We all know what we think of as the great English Christmas lunch/dinner — turkey (originally from America) or goose (a worldwide bird, first domesticated in Ancient Egypt), Brussels sprouts (from Rome via Belgium), potatoes (also from the Americas). So, in fact, there is no such thing as a great English feast. Or is there?
While the poor had little choice of food, the English traditionally knew how to feast. Christmas, which took over from the Roman pagan festival of Saturnalia, has for centuries been the year’s best excuse for eating, drinking, dancing, and showing off – showing off not just in silly tinsel hats, but in what you spread before your guests on the table.
The stuffed bird is a key centrepiece of any English feast. Peacocks, swans and geese were all eaten — the bigger the better. The Romans stuffed flamingos, but they were not so easy to come by in these isles and I suspect they have a faintly fishy taste. My uncle, a fine domestic cook, once stuffed five birds into each other for Christmas — an amazing act of ingenuity which involved, as I remember, a bicycle pump. The boned birds are cut like a joint so you have a slice of each like a rainbow on your plate.
For centuries, foreigners noted only two things about English cookery: our roast meat and our boiled puddings. One 18th-century French author wrote: ‘I always heard that [the English] were great flesh eaters and found it to be true…[the tables of those] who do not keep French cooks are covered only with large dishes of meat.’ To the English, a ‘made’ dish — ingredients put together, sauces perhaps made — was something which for centuries was dangerous, extravagant, nasty and just plain foreign. Our meat was good; we roasted it. Our puddings were filling; we boiled them.
Our ‘Christmas feast’ still includes two great English traditions: roast meat and Christmas pudding. Most of our boiled puddings have disappeared over time (steak and kidney pudding is the great survivor), but there is no reason not to bring them back. They are as delicious as anything that comes with a swanky French sauce. My grandmother used to make something called Apple Hat: suet pudding filled with apples and golden syrup. It may not be as pretty as tarte aux pommes, but my word it is heaven.
So what could we eat this Christmas that is true to our national cooking, but a little different from the usual fare? Hannah Glasse, whose Art of Cookery of 1747 was one of England’s first cookbook bestsellers, has a recipe for ‘Yorkshire Christmas Pye’ to be made early and sent as a present to family in London. Inside a firm crust (it had to be thick to withstand the journey and Glasse suggests using a bushel — 32lbs — of flour) would be boned stuffed birds; pigeon, partridge, fowl, goose, turkey, one inside the other. The gaps between the birds and the pastry walls were filled with jointed hare, woodcock and any other game or wild fowl to hand. ‘At least’ four pounds of butter was put into the pie (Glasse loved her butter) along with the spices so loved by the English — mace, nutmeg and cloves — and then it was baked very hot for four hours.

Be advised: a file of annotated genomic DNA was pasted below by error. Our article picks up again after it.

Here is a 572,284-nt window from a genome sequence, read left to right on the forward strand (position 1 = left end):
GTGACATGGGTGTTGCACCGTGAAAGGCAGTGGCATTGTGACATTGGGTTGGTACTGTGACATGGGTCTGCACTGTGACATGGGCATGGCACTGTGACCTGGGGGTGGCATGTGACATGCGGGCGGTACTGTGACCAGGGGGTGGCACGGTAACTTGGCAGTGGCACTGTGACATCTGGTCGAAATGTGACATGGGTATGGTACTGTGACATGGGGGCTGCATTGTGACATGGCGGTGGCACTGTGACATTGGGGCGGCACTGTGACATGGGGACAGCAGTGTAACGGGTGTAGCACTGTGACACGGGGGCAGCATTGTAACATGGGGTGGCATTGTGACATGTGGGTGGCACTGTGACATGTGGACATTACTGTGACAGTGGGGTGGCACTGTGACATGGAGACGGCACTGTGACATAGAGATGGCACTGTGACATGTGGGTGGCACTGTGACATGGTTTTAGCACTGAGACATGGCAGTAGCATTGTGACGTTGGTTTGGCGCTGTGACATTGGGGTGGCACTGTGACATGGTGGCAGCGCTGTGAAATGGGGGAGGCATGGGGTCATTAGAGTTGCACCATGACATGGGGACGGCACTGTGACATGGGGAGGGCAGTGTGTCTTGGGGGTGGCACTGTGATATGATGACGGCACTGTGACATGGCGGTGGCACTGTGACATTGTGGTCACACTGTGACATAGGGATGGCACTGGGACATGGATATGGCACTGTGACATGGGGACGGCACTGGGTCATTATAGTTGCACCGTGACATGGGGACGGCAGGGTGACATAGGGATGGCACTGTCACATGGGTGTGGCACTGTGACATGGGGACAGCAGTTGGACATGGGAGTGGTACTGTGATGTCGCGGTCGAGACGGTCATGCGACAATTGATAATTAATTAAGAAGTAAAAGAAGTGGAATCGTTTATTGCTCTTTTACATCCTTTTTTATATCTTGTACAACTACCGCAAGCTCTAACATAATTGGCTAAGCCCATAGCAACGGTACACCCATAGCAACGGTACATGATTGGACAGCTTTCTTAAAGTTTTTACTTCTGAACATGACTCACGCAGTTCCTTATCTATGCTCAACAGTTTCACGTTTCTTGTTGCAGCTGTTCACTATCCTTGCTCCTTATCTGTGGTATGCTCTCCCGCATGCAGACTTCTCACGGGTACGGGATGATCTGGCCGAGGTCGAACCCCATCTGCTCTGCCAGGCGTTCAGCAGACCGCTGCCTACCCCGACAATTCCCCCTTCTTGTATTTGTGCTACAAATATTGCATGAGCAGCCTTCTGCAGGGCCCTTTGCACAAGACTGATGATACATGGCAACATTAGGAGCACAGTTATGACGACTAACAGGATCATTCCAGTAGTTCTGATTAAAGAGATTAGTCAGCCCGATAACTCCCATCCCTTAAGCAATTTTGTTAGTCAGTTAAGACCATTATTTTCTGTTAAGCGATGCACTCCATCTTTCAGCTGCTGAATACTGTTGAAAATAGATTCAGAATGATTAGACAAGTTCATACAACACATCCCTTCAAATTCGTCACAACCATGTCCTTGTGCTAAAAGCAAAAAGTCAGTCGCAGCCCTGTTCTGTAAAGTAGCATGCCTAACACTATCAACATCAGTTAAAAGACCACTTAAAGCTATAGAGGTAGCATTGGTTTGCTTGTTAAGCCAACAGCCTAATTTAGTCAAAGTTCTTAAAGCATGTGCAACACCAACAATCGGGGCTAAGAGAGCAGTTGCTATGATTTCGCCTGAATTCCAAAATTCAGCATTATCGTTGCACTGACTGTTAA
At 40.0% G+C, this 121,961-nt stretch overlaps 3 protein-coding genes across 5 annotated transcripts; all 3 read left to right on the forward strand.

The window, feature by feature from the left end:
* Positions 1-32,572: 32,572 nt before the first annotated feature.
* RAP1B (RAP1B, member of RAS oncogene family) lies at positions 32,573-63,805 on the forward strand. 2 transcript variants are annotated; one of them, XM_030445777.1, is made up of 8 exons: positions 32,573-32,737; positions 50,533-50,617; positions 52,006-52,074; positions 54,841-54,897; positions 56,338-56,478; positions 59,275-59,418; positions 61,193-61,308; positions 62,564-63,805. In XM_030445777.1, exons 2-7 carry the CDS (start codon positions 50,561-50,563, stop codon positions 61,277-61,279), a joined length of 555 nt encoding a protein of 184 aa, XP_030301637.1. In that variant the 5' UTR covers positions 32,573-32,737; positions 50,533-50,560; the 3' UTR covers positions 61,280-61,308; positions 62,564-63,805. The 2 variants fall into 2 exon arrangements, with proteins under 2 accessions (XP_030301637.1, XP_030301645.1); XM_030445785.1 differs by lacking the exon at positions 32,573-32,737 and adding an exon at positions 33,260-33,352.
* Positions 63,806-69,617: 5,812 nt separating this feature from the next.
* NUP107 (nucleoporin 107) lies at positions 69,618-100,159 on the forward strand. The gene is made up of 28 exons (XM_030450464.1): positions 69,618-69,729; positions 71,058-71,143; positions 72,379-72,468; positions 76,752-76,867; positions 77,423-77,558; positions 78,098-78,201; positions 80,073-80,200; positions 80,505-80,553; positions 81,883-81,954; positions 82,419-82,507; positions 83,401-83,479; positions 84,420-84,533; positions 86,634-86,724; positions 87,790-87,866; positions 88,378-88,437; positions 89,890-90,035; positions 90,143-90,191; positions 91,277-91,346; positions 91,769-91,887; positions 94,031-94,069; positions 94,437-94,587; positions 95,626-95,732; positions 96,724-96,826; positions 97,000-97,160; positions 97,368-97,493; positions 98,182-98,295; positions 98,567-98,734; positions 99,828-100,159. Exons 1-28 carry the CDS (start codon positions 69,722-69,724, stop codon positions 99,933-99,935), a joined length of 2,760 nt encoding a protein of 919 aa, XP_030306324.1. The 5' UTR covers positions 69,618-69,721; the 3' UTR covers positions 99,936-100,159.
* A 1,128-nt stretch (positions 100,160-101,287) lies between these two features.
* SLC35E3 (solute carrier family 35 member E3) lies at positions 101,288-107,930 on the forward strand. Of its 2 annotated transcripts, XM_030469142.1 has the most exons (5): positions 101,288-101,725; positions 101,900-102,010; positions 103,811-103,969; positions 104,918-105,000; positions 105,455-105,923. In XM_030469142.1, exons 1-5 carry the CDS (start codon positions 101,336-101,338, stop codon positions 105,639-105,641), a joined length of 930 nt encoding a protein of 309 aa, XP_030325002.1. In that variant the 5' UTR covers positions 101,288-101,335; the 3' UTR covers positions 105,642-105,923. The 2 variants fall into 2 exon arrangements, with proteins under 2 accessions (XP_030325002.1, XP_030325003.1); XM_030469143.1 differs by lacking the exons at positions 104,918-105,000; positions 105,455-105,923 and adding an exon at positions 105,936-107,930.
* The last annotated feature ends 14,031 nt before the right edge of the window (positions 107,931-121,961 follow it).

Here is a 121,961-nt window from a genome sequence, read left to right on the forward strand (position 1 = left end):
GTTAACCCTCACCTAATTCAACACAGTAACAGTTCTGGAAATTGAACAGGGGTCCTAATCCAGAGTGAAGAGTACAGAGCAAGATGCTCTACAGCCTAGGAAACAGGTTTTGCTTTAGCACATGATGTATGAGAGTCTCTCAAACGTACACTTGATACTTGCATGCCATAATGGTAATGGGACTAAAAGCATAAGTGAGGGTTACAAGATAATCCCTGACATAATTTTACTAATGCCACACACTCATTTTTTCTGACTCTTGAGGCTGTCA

If your family is not big enough for this gargantuan pie, or even for a whole turkey, there are alternatives. A particularly delicious dish, again from Glasse, suggests stuffing chickens with a mixture of chicken meat, bacon, pigeon meat, lemon peel, mace, nutmeg, breadcrumbs, herbs, egg yolks, then using some of the mixture to stuff cucumbers, which are then fried. This is really good. We don’t eat cooked cucumber enough; it has a sweetness and cleanness of taste which goes well with the rich stuffing.
If you feel that if you don’t have turkey you must have game, the early English cookery writers were full of ideas. Hannah Woolley (her Cooks Guide of 1664 guided many women through the art of running a kitchen after their fortunes changed in the Civil War) suggests rabbits in a sort of sweet and sour sauce (butter, cream, eggs, nutmeg and vinegar). Venison could be stewed with red wine, sugar, cloves, nutmeg and vinegar. Vinegar, or its predecessor, verjuice, has long been used in English cooking to add a little bitterness. By the 16th century the rich poured sugar over everything (because they could) and at least the vinegar would have balanced the sweetness. One of my favourites from the early period (Glasse again) is pheasant stewed with artichoke hearts, little sausages and chestnuts. Pretty festive, don’t you think?
But don’t mess with the pudding. While mince pies really did have meat in them once, along with ‘raisins of the sun’ and other dried fruit, the only nod left in that direction is the suet. A homemade Christmas pudding, especially if made with real suet (the fat around the kidneys — most butchers will offer it for free), is part of our national identity. Eliza Acton’s ‘Author’s Christmas Pudding’ can’t be bettered (and as for her rice pudding…). Her Modern Cookery (1845) is one of the best English cookery books, certainly the best of the 19th century. Mrs Beeton plagiarised her, Elizabeth David admired her, her recipes still work, her writing is clear and true. And her puddings show us the best in English cooking.
Sophia Waugh is the author of Cooking People: The Writers who Taught the English how to Eat.